By mid-1864, both the Confederate and Union had a man who stood as a symbol for the war effort, both publicly and militarily. For the Confederate army, Robert E. Lee had long become the icon of hope for independence. For the Union, Ulysses S. Grant had emerged as the chief commander of the Union and was putting the Confederate army on the defensive. As Lee had brought great successes and morale to the Confederate troops and civilians, the success of Grant in pushing through Confederate states brought a great amount of hope to the North that the war may soon be over. In May of 1864, Grant put into action a plan that would put many Union generals on the offensive as they attempted to march on key points throughout Confederate lands. For the first time in the public eye, Grant was marching toward Lee.
Though Lee seemed unstoppable for a large portion of the war up until the Battle of Gettysburg, Northern politicians and civilians believed Grant could defeat him due to the large amount of success Grant had recently along with Lee’s lack of success since he was forced to retreat from Union General George Meade at Gettysburg. On the other hand, Confederates looked to Lee to turn the recent downturn around and bring morale and momentum back to the Confederates. Before they would meet in battle, each general had his own plan of what he would try to accomplish. Lee wanted to hold off Grant and prevent him from marching deeper into Virginia and protect the supplies that were feeding his army. He also looked to not only defend against Grant’s attack but form his own counterattack and drive Grant backward.
Grant wanted to occupy Lee as long as possible and inflict as many casualties on the Confederate army as he could so Lee could not send reinforcements to protect Georgia from the invading Union General William Sherman. Grant looked to put Lee on the defensive, a position he did not like to be in, and inflict enough damage to cripple Lee’s war effort. With a two-front assault on Richmond as well as Lee’s army, Grant believed that Richmond would fall into Union hands in little time at all. To beginning of this campaign was at the Battle of the Wilderness, where Lee opened in early May with an attack on Grant in Spotsylvania, Virginia. Grant quality counterattacked and exposed Lee’s army by the end of the first day of fighting and continued to exploit it as Grant continued his offensive on the second day.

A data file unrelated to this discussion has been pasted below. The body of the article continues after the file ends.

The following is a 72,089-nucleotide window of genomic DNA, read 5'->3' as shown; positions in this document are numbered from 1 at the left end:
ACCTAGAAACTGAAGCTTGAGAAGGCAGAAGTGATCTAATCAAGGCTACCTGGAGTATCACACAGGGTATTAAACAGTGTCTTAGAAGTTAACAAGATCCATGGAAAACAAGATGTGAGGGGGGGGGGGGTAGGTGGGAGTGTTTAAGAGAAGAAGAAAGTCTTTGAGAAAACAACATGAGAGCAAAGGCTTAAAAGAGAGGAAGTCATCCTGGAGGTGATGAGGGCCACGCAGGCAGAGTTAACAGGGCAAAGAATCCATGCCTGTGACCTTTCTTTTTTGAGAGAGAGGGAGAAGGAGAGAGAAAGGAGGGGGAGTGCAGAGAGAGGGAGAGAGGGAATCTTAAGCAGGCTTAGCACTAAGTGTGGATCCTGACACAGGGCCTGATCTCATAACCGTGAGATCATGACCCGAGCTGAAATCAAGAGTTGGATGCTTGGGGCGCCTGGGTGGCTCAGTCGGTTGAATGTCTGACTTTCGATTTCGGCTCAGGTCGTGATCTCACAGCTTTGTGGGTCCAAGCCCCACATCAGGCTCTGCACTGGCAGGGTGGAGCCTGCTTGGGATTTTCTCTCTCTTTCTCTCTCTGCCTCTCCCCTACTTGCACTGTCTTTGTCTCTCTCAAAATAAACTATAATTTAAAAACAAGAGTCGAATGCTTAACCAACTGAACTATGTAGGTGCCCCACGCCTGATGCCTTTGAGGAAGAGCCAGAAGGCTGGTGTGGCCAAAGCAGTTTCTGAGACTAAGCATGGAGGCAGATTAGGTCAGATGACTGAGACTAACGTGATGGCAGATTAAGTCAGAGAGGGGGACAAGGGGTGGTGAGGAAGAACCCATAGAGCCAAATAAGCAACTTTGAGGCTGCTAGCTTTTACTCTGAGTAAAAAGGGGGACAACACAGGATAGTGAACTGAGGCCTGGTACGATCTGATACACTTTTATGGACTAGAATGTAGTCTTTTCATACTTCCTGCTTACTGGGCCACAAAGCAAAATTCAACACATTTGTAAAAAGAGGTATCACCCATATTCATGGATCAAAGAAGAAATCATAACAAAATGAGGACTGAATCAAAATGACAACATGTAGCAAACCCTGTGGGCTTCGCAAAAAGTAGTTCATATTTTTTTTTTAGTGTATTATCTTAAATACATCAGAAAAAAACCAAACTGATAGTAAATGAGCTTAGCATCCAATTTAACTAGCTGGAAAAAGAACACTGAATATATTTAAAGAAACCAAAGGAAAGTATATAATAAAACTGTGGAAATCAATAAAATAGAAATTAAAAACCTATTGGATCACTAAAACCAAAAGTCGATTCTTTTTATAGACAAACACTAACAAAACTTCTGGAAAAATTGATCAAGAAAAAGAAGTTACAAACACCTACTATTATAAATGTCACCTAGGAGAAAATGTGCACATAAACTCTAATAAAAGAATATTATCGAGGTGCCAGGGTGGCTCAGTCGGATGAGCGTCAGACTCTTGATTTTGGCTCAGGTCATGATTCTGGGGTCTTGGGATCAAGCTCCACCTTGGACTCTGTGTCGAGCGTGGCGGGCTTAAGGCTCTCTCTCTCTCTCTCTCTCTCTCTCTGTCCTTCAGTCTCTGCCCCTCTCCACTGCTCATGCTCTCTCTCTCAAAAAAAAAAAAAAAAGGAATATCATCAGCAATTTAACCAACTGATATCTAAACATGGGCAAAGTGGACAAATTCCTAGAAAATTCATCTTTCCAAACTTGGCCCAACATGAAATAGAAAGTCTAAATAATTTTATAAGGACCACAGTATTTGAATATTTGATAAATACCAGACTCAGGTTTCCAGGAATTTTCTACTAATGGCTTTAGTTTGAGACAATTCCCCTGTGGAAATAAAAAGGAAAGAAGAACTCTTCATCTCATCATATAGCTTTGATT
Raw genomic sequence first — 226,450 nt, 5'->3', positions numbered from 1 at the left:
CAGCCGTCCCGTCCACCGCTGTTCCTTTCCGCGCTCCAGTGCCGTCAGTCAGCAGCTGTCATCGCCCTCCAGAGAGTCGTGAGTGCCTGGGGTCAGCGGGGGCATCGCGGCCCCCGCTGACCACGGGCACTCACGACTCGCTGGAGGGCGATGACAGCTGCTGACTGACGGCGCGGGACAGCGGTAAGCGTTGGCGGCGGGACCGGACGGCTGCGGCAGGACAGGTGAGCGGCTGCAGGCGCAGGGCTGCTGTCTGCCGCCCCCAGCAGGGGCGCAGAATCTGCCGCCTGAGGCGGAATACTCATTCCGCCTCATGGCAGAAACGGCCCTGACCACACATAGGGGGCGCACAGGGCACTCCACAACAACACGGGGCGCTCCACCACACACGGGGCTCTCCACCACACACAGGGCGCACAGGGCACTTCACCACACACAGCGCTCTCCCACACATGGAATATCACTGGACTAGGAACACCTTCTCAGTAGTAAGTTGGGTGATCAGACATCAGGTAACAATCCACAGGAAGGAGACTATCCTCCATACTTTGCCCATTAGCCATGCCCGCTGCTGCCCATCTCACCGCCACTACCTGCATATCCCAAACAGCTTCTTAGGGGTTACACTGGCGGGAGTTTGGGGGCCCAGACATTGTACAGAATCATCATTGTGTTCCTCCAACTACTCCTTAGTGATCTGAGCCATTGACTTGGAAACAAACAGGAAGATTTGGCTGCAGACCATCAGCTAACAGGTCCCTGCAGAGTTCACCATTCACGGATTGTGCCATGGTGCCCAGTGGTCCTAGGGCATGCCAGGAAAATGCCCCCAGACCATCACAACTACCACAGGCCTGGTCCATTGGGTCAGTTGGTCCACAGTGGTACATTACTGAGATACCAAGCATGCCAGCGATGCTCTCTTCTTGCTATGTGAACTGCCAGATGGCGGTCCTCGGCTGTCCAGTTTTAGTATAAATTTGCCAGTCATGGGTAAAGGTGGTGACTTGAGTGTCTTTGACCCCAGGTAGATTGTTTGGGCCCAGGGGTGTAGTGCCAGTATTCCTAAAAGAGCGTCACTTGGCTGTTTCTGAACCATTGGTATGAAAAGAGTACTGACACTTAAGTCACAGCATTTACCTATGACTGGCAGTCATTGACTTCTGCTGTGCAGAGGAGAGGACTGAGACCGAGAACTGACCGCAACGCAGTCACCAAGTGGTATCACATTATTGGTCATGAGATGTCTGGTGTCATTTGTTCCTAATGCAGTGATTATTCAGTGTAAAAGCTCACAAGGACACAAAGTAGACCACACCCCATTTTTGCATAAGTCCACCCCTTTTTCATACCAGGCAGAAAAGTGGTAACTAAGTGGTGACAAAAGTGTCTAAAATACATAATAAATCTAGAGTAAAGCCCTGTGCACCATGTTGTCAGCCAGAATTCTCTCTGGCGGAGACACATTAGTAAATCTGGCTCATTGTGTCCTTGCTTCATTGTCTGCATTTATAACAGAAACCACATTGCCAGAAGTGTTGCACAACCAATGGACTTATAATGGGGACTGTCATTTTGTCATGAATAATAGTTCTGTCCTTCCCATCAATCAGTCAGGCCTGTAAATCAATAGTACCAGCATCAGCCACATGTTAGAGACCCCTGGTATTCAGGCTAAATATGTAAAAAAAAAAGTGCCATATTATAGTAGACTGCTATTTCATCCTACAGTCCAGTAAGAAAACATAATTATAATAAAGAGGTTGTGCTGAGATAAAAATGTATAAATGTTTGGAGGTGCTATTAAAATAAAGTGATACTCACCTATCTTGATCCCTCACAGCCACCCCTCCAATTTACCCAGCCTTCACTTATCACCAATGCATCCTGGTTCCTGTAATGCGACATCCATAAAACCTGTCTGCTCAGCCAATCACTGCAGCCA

Confederate officer James Longstreet arrived as Lee’s army looked to be breaking, and his reinforcements helped to restore the lines and fix the gaps that Lee’s army had formed. It wouldn’t be long into that second day that Longstreet, much like “Stonewall” Jackson before him, was shot by his own men and rendered incapable of leading his men. His leadership was sorely missed, and the Confederate troops were unable to gain any significant ground even after being reinforced with fresh troops. Despite these reinforcements on the second day, Ulysses S. Grant decided not to retreat and, instead, continued to march. For the two weeks in the middle of May the armies would continue to fight as Grant pushed on, fighting the Battle of Spotsylvania for two weeks starting on May 8. For the two weeks Lee and Grant fought there was no decisive result, though Grant continued to march onward through Virginia.
College level lectures
James McPherson – “Battle Cry of Freedom: The Civil War Era”